1 Oct 2014
This content is tagged as All Artforms .
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Chief Executive - Pou Whakahaere
Tēnā koutou katoa
Do you ever have that experience where you see or hear something very familiar then - for some reason - you interpret it completely anew?
Words can do this for me. For example it has only recently dawned on me that the key thing about news, is that it should be new, hence new…s.
Given this fresh personal insight around the inherent newness of news-making it’s predictable that there is some indifference about the recent past in our mainstream media, and maybe even in our collective consciences. I am referring in particular to the fact that the Canterbury earthquakes on 4 September 2010 and 22 February 2011 are now old, so no longer news. Consequently they are not newsworthy. Fearing overstatement, this morning in a quick scan of the biggest Wellington and Auckland papers I could see few references to anything outside their regions and nothing at all on Christchurch. This degree of localism concerns me as it confines and narrows our sense of ourselves.
Stemming from the humanist tradition, a key role of the arts is to nourish empathy towards our fellow humans. So what happens in Canterbury is in some ways a marker of our national empathy. In fact it was wonderful to behold the many spontaneous acts of generosity across the arts landscape to help fellow arts organisations, and artists in the wake of the quake. Fundraising, loaning stuff, opening doors and hearts to keep the arts alive and raise spirits. These expressions of empathy were all very evident early on.
Scale should be acknowledged as a relevant factor too. The Canterbury population is 560,000, a significant number of New Zealanders call Canterbury home.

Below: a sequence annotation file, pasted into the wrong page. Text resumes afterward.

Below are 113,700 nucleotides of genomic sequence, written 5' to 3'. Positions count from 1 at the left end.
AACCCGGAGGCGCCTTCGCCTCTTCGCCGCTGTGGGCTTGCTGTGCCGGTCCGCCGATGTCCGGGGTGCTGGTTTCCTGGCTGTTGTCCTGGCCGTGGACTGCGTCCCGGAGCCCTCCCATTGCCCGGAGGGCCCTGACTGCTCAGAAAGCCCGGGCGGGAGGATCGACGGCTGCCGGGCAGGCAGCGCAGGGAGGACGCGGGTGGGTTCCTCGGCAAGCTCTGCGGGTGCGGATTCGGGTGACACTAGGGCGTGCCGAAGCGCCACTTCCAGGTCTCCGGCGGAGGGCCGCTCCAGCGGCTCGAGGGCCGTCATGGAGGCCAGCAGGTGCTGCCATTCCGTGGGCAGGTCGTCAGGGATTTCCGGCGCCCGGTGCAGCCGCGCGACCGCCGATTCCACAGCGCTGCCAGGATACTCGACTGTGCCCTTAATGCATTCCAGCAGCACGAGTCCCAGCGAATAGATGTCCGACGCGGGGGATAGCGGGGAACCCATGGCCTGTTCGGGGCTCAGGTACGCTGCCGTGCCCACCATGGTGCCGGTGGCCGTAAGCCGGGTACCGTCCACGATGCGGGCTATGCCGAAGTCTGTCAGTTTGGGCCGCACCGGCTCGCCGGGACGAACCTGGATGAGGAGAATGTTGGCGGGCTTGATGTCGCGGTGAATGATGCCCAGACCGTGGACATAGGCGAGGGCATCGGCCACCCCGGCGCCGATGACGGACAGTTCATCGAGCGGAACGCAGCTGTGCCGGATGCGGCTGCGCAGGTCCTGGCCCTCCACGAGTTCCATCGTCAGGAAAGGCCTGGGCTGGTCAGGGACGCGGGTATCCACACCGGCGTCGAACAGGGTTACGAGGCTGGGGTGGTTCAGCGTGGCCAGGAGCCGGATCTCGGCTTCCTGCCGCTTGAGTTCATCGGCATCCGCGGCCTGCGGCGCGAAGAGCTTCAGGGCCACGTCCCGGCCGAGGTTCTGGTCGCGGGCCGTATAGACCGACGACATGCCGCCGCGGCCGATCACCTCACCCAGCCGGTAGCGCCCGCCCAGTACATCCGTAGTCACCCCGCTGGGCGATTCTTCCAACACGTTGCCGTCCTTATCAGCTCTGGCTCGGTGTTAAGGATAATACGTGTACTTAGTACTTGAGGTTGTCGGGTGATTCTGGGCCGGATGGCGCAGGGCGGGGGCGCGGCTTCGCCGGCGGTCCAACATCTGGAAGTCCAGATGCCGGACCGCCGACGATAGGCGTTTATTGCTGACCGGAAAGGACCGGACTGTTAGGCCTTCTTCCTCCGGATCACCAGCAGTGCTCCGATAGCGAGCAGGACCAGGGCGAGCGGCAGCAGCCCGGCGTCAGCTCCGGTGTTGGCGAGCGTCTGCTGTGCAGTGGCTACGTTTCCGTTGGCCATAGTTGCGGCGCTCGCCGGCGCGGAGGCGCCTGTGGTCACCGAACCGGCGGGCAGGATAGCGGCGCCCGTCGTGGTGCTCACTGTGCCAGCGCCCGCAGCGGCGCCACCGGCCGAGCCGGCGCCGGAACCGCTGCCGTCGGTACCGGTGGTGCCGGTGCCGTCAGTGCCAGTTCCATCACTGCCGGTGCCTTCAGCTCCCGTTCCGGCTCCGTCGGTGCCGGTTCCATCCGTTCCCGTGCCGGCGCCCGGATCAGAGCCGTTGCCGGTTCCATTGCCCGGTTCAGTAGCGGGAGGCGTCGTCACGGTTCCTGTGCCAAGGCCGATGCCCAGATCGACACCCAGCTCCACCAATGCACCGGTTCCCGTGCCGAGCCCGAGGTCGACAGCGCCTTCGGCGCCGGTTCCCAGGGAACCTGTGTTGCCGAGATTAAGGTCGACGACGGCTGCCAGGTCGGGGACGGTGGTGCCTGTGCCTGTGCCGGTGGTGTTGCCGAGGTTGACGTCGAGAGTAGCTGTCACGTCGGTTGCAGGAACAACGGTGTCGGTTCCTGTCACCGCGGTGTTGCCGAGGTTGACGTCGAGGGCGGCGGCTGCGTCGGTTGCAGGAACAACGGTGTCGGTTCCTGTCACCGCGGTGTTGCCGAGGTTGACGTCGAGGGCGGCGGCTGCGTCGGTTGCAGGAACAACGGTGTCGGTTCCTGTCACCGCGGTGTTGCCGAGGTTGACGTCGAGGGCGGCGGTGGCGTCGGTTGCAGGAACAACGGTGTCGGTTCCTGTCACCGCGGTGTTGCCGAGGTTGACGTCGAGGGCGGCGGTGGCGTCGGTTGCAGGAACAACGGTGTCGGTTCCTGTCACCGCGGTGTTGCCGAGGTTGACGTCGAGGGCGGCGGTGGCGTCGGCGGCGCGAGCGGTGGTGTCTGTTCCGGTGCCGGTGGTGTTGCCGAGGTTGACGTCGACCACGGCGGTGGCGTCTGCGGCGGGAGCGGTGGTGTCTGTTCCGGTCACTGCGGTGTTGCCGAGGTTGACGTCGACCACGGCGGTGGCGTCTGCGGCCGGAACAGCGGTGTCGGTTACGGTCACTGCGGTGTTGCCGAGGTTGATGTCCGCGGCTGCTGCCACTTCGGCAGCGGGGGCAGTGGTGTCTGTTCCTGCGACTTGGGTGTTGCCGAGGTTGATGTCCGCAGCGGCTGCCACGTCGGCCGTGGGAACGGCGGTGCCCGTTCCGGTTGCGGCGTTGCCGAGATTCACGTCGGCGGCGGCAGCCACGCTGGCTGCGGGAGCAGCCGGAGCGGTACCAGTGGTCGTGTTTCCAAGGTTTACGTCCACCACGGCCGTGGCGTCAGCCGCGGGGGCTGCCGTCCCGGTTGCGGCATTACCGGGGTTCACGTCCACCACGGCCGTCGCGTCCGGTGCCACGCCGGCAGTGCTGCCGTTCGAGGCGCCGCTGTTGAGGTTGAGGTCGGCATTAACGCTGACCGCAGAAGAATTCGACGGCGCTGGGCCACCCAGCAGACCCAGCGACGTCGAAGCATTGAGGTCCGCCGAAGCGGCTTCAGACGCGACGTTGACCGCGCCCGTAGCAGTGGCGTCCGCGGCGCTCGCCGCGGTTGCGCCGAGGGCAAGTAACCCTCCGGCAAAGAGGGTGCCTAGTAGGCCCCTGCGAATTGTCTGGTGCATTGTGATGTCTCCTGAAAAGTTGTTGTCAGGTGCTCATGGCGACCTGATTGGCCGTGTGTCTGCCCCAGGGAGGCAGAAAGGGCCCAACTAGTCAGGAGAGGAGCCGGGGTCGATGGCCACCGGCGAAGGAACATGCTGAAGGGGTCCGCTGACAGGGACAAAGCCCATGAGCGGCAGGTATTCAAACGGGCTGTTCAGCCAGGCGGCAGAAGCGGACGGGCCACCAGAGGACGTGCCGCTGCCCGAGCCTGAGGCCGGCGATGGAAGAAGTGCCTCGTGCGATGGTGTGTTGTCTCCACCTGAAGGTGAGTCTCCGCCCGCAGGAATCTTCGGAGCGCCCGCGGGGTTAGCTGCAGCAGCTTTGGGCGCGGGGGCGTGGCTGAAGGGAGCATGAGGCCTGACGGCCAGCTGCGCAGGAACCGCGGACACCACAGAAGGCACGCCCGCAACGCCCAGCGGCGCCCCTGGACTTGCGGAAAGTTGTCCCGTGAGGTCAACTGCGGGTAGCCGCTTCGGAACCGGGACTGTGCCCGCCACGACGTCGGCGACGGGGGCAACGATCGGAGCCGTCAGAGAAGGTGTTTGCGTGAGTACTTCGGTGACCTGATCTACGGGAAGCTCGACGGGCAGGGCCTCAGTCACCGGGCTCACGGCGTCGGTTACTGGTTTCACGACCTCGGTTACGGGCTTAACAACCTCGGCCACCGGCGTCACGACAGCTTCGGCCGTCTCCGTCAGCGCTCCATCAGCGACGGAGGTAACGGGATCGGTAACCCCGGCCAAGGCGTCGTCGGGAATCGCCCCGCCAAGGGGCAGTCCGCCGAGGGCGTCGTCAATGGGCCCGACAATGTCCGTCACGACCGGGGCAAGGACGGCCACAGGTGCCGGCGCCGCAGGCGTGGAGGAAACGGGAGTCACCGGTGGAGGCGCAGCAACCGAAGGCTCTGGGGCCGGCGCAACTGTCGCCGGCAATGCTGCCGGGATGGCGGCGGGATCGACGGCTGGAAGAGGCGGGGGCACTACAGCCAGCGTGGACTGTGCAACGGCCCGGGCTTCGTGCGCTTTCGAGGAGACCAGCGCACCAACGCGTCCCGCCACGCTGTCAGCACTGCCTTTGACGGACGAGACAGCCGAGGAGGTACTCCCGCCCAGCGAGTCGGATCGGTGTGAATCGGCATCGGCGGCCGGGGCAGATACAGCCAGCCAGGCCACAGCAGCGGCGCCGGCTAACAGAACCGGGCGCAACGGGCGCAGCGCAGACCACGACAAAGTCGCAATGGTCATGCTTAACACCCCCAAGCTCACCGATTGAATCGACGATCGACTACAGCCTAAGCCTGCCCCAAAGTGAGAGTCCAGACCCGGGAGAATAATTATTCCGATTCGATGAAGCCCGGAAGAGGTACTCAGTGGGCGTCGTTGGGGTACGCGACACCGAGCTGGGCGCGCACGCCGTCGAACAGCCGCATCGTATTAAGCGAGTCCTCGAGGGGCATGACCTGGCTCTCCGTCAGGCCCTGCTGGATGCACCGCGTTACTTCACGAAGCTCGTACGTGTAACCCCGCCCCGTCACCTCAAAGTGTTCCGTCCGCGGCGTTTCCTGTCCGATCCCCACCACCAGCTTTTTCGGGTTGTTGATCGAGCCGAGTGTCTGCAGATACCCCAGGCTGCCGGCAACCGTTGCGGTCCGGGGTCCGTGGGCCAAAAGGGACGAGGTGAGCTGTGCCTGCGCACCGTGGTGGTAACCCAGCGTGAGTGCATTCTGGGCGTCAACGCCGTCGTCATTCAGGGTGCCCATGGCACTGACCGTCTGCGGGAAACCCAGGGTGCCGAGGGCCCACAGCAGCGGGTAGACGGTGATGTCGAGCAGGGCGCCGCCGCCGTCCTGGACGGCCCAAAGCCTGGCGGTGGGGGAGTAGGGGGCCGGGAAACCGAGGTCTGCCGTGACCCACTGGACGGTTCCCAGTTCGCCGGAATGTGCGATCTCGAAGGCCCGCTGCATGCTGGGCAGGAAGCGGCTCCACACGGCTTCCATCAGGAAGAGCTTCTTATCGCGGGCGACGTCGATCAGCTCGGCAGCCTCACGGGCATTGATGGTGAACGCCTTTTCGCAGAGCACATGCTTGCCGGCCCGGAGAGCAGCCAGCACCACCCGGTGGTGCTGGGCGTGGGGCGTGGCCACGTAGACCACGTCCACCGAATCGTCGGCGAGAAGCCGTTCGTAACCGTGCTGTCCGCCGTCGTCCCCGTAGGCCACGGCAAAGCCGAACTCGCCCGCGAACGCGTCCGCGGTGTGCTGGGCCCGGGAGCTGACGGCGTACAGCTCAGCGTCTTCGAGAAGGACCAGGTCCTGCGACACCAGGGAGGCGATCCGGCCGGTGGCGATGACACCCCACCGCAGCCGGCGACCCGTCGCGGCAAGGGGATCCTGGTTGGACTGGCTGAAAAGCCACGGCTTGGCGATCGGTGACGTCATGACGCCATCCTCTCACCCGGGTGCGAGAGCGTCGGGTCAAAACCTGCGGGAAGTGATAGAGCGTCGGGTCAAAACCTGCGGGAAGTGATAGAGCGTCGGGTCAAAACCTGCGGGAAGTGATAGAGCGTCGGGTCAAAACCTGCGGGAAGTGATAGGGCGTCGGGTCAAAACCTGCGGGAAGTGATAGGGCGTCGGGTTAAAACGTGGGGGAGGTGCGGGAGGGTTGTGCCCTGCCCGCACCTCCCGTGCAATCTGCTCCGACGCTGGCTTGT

Loss should be acknowledged too. The loss may be felt most keenly by Christchurch residents, so many of whom have been personally touched by grief. Many are still seeking closure around unresolved claims and damaged homes. However the loss of most of a city is a national tragedy, which is why the Government has made Christchurch a priority. Sometimes pictures speak more powerfully than words, so watch this brief video on Facebook if you are not clear on the extent of the change to the physical environment.
So not only is Canterbury not an island, it is a key link in the national arts infrastructure chain. If Canterbury doesn’t work for the arts not only do the citizens miss out. Many deliverers of arts at a national level are deprived of opportunities to present work so they risk shrinking too.
Once in a Lifetime: City-building after Disaster in Christchurch is a recently published book that includes about 80 contributions. In the interests of full disclosure I should declare that, along with others, we contributed to getting this book published. Across nine chapters including Rewriting the Rules, and Building Back Better, there is a thoughtful exploration of where things are and what yet might be.
I can’t say for sure, but surely it’s not a coincidence that the title Once in a Lifetime is also recognisable as one of the more commercially successful songs from Talking Heads? The lyrics of the song seem apt, given the title of the book, and the very real consequences of the changed water table, and resulting flooding, liquefaction, displacement and so on.
Letting the days go by
Water flowing underground
Into the blue again
After the money's gone
Once in a lifetime
Water flowing underground
(Watch on Youtube)
In a dissenting note, in terms of the last line of the song, Christchurch is absolutely not Same as it ever was...